What is your contentment in life based upon? Whatever it is, that determines your contentment in life.
The Apostle Paul gives us the command to “Do all things without grumbling or disputing” (Phil 2:14), in order “that you may be blameless and innocent, children of God without blemish in the midst of a crooked and twisted generation, among whom you shine as lights in the world” (Phil 2:15), but why would Paul tie in our contentment with being blameless or innocent before God? Maybe it’s because when we grumble about things, we’re actually grumbling against God. If anyone had a reason to grumble, it would have been Paul. Paul was stoned, beaten, whipped, imprisoned, and faced hunger, thirst, cold, and heat. He had his life threatened several times, yet Paul’s contentment was in Christ. Paul understood that we can choose to live in two tents in this life; the tent of discontentment or the tent of contentment, and one’s a lot nicer to live in than the other. Paul had poured out his life as a drink offering (Phil 2:17), but there is no record anywhere in Scripture where Paul ever grumbled or complained about it. Near the end of his life, knowing he was about to pass into glory, he wrote, “I am already being poured out as a drink offering, and the time of my departure has come. I have fought the good fight, I have finished the race, I have kept the faith” (2nd Tim 3:6-7). Paul didn’t base his contentment upon circumstances or things, and good thing too because there were few good circumstances for Paul, but it didn’t matter. His contentment was in Christ and not in circumstances.
What have you ever grumbled about, even to yourself? The ancient Israelites certainly had short-term memory lapses because at one time, they were crying out in anguish under the harsh hand of the Egyptian taskmasters, but shortly after they were freed, they grumbled against Moses and Aaron. They were more interested in short-term gratification rather than long-term sanctification. We are at risk of the same thing if we don’t think ahead to the coming Promised Land (Rev 21:1-4; 22). The nation of Israel wasn’t living for the end of their journey but only living in the moment. That’s why “the whole congregation of the people of Israel grumbled against Moses and Aaron in the wilderness” (Ex 16:2), and said to Moses and Aaron, “Would that we had died by the hand of the LORD in the land of Egypt, when we sat by the meat pots and ate bread to the full, for you have brought us out into this wilderness to kill this whole assembly with hunger” (Ex 16:3). If God had not intervened more than once, Israel would have stoned Moses to death. Even Moses interceded on behalf of the ungrateful nation, so Moses didn’t base his contentment on Israel’s grumbling or being in the Wilderness, but on the preservation of God’s chosen people. Moses was not living for instant gratification or short-term pleasures in this life because “when he was grown up, refused to be called the son of Pharaoh’s daughter, choosing rather to be mistreated with the people of God than to enjoy the fleeting pleasures of sin. He considered the reproach of Christ greater wealth than the treasures of Egypt, for he was looking to the reward” (Heb 11:24-26). Sin is pleasurable, yes, but it is fleeting, and if not repented of, it pays back more than it gives.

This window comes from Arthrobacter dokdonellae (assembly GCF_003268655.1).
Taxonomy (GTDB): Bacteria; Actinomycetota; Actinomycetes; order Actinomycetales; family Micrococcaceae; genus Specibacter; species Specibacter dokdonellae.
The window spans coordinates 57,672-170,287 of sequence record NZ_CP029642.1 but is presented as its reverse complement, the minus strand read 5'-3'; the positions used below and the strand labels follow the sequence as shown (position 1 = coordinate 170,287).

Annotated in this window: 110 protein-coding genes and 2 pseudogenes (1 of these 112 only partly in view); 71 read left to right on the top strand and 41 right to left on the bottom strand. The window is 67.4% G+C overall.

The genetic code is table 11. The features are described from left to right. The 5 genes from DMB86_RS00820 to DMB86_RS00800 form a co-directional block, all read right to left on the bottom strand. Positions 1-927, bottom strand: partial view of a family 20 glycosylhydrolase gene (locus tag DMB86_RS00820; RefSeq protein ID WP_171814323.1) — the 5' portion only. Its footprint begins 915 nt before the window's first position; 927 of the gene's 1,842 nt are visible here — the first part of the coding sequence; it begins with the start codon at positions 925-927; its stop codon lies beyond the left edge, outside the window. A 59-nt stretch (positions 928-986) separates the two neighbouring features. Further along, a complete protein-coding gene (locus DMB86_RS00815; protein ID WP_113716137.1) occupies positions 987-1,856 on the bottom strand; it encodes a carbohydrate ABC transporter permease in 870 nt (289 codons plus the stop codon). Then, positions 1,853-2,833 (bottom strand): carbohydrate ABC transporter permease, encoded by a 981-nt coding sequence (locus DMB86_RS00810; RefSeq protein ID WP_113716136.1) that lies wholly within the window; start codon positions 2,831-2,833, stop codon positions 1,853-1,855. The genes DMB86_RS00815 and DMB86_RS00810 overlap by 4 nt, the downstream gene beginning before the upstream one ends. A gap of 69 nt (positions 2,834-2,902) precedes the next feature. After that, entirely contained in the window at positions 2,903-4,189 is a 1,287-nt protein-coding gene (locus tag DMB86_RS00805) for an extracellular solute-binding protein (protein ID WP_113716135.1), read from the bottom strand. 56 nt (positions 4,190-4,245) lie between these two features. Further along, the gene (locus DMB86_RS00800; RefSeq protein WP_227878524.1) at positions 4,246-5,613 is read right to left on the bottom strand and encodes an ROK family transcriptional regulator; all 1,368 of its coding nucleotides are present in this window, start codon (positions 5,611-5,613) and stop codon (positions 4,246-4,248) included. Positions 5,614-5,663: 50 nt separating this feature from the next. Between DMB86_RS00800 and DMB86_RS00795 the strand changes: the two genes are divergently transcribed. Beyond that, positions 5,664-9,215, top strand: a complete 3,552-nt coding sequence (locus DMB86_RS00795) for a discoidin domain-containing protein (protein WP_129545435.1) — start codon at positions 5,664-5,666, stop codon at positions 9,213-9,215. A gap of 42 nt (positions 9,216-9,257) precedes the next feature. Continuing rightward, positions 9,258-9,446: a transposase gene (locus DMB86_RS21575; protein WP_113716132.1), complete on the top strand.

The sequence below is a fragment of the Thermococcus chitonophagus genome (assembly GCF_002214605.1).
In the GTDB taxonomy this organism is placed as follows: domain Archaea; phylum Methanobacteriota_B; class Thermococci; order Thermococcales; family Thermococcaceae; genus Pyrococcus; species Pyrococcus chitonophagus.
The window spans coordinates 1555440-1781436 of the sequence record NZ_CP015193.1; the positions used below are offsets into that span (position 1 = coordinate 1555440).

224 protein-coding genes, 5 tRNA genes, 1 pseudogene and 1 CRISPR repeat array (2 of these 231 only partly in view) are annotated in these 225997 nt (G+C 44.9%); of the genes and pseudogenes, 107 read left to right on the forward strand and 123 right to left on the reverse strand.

Grumbling is not a minor infraction to God, because when Israel grumbled against Moses and Aaron, they were grumbling against God’s appointed leaders. That means that they had actually grumbled against God Himself (Ex 16:8). As I remember, that did not end well for thousands of them (1 Cor 10:10). On one occasion, it got so bad that Israel “grumbled against Moses and against Aaron, saying, “You have killed the people of the Lord” (Num 16:41). That is a very cruel thing to say to Moses and Aaron, but again, even if it was said to them, it was grumbling before God because God had placed them in those positions of authority. My old track coach was such an encourager, but when I actually won a race for the high school track team, he was silent. I didn’t understand it, so I asked him, “Did you see the race?” He said, “Yes, I saw it, but knew you could win it so you did just what I expected you to do.” My contentment was apparently not based on winning the race but in hearing accolades from the track coach. My contentment rested in the wrong place…and our contentment can easily be based upon the wrong things too. That’s not good unless that Person is Christ. If we are content in Christ, we are content with our circumstances. We don’t base our contentment in things or circumstances but in God. Things can be replaced, but people? No!
One man who had just trusted in Christ ended up losing everything he had. He had lost his family, his job, and finally, his home. He had lost everything except the clothes on his back, but what happened to him is amazing. He realized that he’d lost all that he had, but he had gained everything there was in Christ. He knew he had all he needed…he had Jesus Christ, and that relationship can never be taken from him. He is not living for today but for eternity. He lives with the end in mind to help him endure the present. Maybe I should strive to do the same thing…live every day with the eager expectation that Jesus could return at any moment. Then the mountains of problems that we all face will vanish into thin air. When Jesus comes, bam!, problems solved!
Article by Jack Wellman
Jack Wellman is Pastor of the Mulvane Brethren Church in Mulvane Kansas. Jack is a writer at Christian Quotes and also the Senior Writer at What Christians Want To Know whose mission is to equip, encourage, and energize Christians and to address questions about the believer’s daily walk with God and the Bible. You can follow Jack on Google Plus or check out his book Teaching Children the Gospel available on Amazon.